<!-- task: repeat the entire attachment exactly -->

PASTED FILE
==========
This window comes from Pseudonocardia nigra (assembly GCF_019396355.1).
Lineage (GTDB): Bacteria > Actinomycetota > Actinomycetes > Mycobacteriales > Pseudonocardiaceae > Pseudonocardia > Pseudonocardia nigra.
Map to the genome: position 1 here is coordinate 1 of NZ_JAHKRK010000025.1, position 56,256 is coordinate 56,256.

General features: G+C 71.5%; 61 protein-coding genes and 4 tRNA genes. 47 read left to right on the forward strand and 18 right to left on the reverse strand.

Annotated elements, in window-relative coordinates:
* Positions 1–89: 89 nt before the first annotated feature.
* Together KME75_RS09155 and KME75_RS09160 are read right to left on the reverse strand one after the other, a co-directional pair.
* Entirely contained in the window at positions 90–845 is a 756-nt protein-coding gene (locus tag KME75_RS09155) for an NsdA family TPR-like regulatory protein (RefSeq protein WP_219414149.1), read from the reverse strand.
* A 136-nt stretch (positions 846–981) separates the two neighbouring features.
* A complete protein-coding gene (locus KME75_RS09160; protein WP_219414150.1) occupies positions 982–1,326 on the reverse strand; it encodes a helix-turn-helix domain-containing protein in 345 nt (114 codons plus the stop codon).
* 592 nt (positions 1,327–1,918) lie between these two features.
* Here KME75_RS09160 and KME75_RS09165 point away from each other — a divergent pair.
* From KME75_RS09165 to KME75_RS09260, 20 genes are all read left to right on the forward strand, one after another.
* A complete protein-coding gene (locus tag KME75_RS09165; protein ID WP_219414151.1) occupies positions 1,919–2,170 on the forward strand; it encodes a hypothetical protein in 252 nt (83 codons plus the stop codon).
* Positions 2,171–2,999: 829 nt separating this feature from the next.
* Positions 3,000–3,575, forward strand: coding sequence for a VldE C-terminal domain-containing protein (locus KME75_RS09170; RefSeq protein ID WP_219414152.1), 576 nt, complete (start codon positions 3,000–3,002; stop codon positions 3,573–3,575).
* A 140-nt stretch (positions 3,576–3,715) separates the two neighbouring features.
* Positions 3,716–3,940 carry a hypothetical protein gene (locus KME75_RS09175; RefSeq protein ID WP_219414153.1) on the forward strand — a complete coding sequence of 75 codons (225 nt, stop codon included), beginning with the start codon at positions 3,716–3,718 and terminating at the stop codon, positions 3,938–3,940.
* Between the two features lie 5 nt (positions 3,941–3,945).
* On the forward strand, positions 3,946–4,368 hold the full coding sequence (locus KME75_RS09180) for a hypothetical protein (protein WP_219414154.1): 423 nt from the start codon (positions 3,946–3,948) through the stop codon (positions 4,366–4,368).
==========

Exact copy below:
This window comes from Pseudonocardia nigra (assembly GCF_019396355.1).
Lineage (GTDB): Bacteria > Actinomycetota > Actinomycetes > Mycobacteriales > Pseudonocardiaceae > Pseudonocardia > Pseudonocardia nigra.
Map to the genome: position 1 here is coordinate 1 of NZ_JAHKRK010000025.1, position 56,256 is coordinate 56,256.

General features: G+C 71.5%; 61 protein-coding genes and 4 tRNA genes. 47 read left to right on the forward strand and 18 right to left on the reverse strand.

Annotated elements, in window-relative coordinates:
* Positions 1–89: 89 nt before the first annotated feature.
* Together KME75_RS09155 and KME75_RS09160 are read right to left on the reverse strand one after the other, a co-directional pair.
* Entirely contained in the window at positions 90–845 is a 756-nt protein-coding gene (locus tag KME75_RS09155) for an NsdA family TPR-like regulatory protein (RefSeq protein WP_219414149.1), read from the reverse strand.
* A 136-nt stretch (positions 846–981) separates the two neighbouring features.
* A complete protein-coding gene (locus KME75_RS09160; protein WP_219414150.1) occupies positions 982–1,326 on the reverse strand; it encodes a helix-turn-helix domain-containing protein in 345 nt (114 codons plus the stop codon).
* 592 nt (positions 1,327–1,918) lie between these two features.
* Here KME75_RS09160 and KME75_RS09165 point away from each other — a divergent pair.
* From KME75_RS09165 to KME75_RS09260, 20 genes are all read left to right on the forward strand, one after another.
* A complete protein-coding gene (locus tag KME75_RS09165; protein ID WP_219414151.1) occupies positions 1,919–2,170 on the forward strand; it encodes a hypothetical protein in 252 nt (83 codons plus the stop codon).
* Positions 2,171–2,999: 829 nt separating this feature from the next.
* Positions 3,000–3,575, forward strand: coding sequence for a VldE C-terminal domain-containing protein (locus KME75_RS09170; RefSeq protein ID WP_219414152.1), 576 nt, complete (start codon positions 3,000–3,002; stop codon positions 3,573–3,575).
* A 140-nt stretch (positions 3,576–3,715) separates the two neighbouring features.
* Positions 3,716–3,940 carry a hypothetical protein gene (locus KME75_RS09175; RefSeq protein ID WP_219414153.1) on the forward strand — a complete coding sequence of 75 codons (225 nt, stop codon included), beginning with the start codon at positions 3,716–3,718 and terminating at the stop codon, positions 3,938–3,940.
* Between the two features lie 5 nt (positions 3,941–3,945).
* On the forward strand, positions 3,946–4,368 hold the full coding sequence (locus KME75_RS09180) for a hypothetical protein (protein WP_219414154.1): 423 nt from the start codon (positions 3,946–3,948) through the stop codon (positions 4,366–4,368).